An Advance Decision only covers refusals of medical treatment, whereas an Advance Statement can include any information that you feel is important in relation to your health or care.
If an Advance Decision meets certain requirements, healthcare professionals have to follow it. For more information on these requirements see our factsheet: Making sure my Advance Decision is legally binding.
A healthcare professional doesn’t have to follow the exact instructions that are in an Advance Statement. What you write in your Advance Statement is still very important because it must be taken into account when someone is deciding what is in your ‘best interests’.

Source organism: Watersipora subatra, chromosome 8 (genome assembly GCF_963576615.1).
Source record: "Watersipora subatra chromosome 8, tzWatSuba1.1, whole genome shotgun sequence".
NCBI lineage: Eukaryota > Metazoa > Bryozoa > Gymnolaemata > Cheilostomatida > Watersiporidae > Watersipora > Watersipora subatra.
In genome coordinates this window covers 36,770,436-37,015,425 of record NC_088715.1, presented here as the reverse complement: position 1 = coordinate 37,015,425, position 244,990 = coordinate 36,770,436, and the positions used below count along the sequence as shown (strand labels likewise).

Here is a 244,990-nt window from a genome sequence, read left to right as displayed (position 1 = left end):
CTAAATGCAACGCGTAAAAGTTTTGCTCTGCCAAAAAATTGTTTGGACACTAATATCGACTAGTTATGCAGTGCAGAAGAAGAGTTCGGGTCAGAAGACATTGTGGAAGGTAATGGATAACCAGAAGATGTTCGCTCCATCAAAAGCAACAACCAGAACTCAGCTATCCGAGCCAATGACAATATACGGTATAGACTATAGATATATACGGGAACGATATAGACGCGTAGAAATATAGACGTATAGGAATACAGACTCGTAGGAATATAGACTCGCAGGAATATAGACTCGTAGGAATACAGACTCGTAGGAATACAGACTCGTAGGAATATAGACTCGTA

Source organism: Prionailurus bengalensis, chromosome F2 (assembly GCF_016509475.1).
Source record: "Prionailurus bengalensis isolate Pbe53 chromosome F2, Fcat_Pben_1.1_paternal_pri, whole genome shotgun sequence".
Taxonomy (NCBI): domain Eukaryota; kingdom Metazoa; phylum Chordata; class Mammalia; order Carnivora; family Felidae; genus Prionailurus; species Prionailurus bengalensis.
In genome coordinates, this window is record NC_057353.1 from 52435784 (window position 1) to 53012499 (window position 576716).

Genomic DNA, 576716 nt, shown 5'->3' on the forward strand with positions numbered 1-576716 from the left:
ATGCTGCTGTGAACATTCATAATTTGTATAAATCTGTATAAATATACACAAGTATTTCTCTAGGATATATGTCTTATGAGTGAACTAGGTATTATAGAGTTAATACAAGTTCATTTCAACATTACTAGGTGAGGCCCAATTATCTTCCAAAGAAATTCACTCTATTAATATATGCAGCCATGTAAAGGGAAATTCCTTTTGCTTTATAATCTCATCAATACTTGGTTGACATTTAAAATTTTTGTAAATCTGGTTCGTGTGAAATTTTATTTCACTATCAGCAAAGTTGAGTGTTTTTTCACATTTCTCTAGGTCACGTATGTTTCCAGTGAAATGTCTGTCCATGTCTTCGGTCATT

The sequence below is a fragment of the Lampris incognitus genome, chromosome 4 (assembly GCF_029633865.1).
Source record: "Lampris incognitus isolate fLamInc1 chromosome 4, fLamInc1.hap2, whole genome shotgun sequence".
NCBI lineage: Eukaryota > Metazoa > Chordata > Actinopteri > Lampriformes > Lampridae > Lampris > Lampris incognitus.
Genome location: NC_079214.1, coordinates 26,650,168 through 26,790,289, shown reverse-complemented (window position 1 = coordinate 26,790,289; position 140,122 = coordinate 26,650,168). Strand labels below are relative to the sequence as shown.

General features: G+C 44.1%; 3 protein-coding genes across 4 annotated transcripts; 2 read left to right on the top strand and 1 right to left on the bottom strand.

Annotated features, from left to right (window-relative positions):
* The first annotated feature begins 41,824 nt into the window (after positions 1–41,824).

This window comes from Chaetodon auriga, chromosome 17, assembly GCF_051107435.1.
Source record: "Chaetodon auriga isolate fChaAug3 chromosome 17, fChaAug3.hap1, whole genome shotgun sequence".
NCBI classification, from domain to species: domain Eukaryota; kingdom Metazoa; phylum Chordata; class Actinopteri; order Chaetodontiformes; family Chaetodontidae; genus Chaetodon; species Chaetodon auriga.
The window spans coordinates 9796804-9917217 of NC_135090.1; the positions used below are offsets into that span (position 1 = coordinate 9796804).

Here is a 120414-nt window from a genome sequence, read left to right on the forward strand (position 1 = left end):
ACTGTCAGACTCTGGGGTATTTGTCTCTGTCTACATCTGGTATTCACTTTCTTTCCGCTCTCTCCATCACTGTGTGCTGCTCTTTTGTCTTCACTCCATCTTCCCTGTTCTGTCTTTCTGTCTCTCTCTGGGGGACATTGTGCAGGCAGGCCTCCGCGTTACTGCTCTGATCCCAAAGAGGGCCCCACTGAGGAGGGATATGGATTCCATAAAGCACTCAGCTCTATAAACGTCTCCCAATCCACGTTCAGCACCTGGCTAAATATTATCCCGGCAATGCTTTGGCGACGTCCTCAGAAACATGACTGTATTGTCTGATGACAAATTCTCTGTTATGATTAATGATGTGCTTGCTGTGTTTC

The Mental Capacity Act says that anyone who makes a decision on your behalf must act in your ‘best interests.’ When deciding what is in your ‘best interests’, the decision-maker must, amongst other things:
- consider your wishes and feelings (this includes anything you have said to other people and things you have written down);
- consider any values and beliefs you have that would be likely to influence the decision.
So, because an Advance Statement is evidence of your wishes, feelings, values and beliefs it must be considered when any decision is made on your behalf.
For more information, see guidance on Advance Statements.